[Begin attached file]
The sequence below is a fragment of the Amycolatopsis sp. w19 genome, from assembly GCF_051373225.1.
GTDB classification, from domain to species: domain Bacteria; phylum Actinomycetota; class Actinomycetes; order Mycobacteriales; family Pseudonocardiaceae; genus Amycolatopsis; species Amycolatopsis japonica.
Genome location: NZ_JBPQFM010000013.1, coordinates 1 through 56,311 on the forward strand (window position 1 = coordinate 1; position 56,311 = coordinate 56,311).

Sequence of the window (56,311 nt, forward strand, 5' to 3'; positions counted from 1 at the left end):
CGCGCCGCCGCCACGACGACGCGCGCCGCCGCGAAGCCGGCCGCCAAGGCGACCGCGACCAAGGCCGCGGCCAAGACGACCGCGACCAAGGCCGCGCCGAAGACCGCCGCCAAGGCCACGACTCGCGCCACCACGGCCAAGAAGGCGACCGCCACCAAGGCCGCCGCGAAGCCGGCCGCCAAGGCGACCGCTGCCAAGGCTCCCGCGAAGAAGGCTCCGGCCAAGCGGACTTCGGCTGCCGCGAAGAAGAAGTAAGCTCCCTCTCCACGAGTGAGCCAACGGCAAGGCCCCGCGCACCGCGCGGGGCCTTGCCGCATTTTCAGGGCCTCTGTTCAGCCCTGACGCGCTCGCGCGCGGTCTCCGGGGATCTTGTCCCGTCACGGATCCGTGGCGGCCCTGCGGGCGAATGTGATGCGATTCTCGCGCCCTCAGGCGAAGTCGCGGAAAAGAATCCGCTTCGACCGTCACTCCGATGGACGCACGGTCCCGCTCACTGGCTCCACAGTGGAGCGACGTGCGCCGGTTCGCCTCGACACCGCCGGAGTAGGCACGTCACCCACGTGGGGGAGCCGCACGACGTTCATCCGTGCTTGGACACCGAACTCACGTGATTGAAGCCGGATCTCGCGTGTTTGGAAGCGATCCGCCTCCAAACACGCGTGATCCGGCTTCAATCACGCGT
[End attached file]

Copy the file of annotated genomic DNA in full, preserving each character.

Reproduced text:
The sequence below is a fragment of the Amycolatopsis sp. w19 genome, from assembly GCF_051373225.1.
GTDB classification, from domain to species: domain Bacteria; phylum Actinomycetota; class Actinomycetes; order Mycobacteriales; family Pseudonocardiaceae; genus Amycolatopsis; species Amycolatopsis japonica.
Genome location: NZ_JBPQFM010000013.1, coordinates 1 through 56,311 on the forward strand (window position 1 = coordinate 1; position 56,311 = coordinate 56,311).

Sequence of the window (56,311 nt, forward strand, 5' to 3'; positions counted from 1 at the left end):
CGCGCCGCCGCCACGACGACGCGCGCCGCCGCGAAGCCGGCCGCCAAGGCGACCGCGACCAAGGCCGCGGCCAAGACGACCGCGACCAAGGCCGCGCCGAAGACCGCCGCCAAGGCCACGACTCGCGCCACCACGGCCAAGAAGGCGACCGCCACCAAGGCCGCCGCGAAGCCGGCCGCCAAGGCGACCGCTGCCAAGGCTCCCGCGAAGAAGGCTCCGGCCAAGCGGACTTCGGCTGCCGCGAAGAAGAAGTAAGCTCCCTCTCCACGAGTGAGCCAACGGCAAGGCCCCGCGCACCGCGCGGGGCCTTGCCGCATTTTCAGGGCCTCTGTTCAGCCCTGACGCGCTCGCGCGCGGTCTCCGGGGATCTTGTCCCGTCACGGATCCGTGGCGGCCCTGCGGGCGAATGTGATGCGATTCTCGCGCCCTCAGGCGAAGTCGCGGAAAAGAATCCGCTTCGACCGTCACTCCGATGGACGCACGGTCCCGCTCACTGGCTCCACAGTGGAGCGACGTGCGCCGGTTCGCCTCGACACCGCCGGAGTAGGCACGTCACCCACGTGGGGGAGCCGCACGACGTTCATCCGTGCTTGGACACCGAACTCACGTGATTGAAGCCGGATCTCGCGTGTTTGGAAGCGATCCGCCTCCAAACACGCGTGATCCGGCTTCAATCACGCGT